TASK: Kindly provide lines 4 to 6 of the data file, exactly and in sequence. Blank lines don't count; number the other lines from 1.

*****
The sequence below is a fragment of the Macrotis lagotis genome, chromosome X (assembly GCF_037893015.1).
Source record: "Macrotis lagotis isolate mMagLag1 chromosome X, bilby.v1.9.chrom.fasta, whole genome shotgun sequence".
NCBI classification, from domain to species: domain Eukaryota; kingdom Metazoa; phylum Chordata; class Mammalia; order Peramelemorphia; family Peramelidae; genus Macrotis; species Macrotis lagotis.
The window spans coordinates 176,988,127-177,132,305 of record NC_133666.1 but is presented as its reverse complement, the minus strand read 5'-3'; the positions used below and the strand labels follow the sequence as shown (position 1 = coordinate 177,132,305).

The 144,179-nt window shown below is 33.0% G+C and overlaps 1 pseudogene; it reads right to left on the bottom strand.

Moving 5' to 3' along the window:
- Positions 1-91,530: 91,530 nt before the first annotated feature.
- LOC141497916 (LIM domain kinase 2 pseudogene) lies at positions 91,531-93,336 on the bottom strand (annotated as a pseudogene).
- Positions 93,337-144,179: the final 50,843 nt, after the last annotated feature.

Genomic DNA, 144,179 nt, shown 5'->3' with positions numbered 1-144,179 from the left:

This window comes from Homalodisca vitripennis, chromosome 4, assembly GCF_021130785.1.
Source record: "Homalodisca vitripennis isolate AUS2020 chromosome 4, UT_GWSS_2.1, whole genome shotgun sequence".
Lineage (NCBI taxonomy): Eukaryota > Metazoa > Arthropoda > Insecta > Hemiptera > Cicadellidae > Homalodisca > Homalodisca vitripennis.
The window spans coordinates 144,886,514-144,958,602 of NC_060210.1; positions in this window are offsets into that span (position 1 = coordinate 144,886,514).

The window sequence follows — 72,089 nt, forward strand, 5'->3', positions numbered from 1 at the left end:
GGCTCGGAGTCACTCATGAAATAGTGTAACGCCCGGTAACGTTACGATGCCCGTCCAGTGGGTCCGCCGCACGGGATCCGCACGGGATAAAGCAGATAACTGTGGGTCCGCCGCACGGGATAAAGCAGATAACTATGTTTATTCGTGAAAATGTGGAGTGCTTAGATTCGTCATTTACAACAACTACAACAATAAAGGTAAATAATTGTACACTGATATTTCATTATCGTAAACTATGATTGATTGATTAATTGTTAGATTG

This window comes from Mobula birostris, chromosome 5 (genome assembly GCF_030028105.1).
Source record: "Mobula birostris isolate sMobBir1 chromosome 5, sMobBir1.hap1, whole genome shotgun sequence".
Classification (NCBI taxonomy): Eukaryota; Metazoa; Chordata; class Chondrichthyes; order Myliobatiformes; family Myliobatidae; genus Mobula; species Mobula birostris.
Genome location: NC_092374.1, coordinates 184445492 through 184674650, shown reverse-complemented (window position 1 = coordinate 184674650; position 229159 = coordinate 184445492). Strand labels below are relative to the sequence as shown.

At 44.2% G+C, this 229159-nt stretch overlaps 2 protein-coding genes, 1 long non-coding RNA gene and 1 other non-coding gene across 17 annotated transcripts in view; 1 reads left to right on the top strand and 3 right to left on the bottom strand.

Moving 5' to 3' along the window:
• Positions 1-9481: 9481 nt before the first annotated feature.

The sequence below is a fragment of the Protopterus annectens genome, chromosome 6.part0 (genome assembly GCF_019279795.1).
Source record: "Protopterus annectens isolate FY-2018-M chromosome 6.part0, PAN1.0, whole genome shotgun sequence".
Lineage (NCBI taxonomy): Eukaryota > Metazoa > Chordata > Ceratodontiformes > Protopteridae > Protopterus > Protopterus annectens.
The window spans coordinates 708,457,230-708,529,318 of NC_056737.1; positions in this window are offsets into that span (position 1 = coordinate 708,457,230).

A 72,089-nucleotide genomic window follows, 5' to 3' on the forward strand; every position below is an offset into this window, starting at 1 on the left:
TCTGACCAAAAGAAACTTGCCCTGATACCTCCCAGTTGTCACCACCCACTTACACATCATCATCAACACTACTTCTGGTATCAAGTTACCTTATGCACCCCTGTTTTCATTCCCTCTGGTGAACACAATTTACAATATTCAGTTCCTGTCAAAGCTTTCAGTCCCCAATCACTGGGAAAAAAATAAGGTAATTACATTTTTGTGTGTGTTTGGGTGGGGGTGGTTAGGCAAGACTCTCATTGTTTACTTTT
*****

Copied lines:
The window spans coordinates 176,988,127-177,132,305 of record NC_133666.1 but is presented as its reverse complement, the minus strand read 5'-3'; the positions used below and the strand labels follow the sequence as shown (position 1 = coordinate 177,132,305).

The 144,179-nt window shown below is 33.0% G+C and overlaps 1 pseudogene; it reads right to left on the bottom strand.

Moving 5' to 3' along the window: